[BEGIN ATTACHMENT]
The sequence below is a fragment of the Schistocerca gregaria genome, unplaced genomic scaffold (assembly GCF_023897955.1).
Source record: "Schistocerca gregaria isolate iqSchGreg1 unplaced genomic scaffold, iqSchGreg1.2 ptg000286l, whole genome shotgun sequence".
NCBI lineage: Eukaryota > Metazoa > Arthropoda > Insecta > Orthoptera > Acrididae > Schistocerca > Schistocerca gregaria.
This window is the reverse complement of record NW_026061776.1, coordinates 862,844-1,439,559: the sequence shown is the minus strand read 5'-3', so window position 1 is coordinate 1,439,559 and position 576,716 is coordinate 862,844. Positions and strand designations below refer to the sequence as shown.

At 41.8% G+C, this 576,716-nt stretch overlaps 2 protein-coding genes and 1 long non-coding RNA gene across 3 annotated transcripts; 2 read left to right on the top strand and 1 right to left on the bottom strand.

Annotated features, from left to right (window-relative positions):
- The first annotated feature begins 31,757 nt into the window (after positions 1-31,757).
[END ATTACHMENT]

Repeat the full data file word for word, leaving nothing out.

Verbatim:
The sequence below is a fragment of the Schistocerca gregaria genome, unplaced genomic scaffold (assembly GCF_023897955.1).
Source record: "Schistocerca gregaria isolate iqSchGreg1 unplaced genomic scaffold, iqSchGreg1.2 ptg000286l, whole genome shotgun sequence".
NCBI lineage: Eukaryota > Metazoa > Arthropoda > Insecta > Orthoptera > Acrididae > Schistocerca > Schistocerca gregaria.
This window is the reverse complement of record NW_026061776.1, coordinates 862,844-1,439,559: the sequence shown is the minus strand read 5'-3', so window position 1 is coordinate 1,439,559 and position 576,716 is coordinate 862,844. Positions and strand designations below refer to the sequence as shown.

At 41.8% G+C, this 576,716-nt stretch overlaps 2 protein-coding genes and 1 long non-coding RNA gene across 3 annotated transcripts; 2 read left to right on the top strand and 1 right to left on the bottom strand.

Annotated features, from left to right (window-relative positions):
- The first annotated feature begins 31,757 nt into the window (after positions 1-31,757).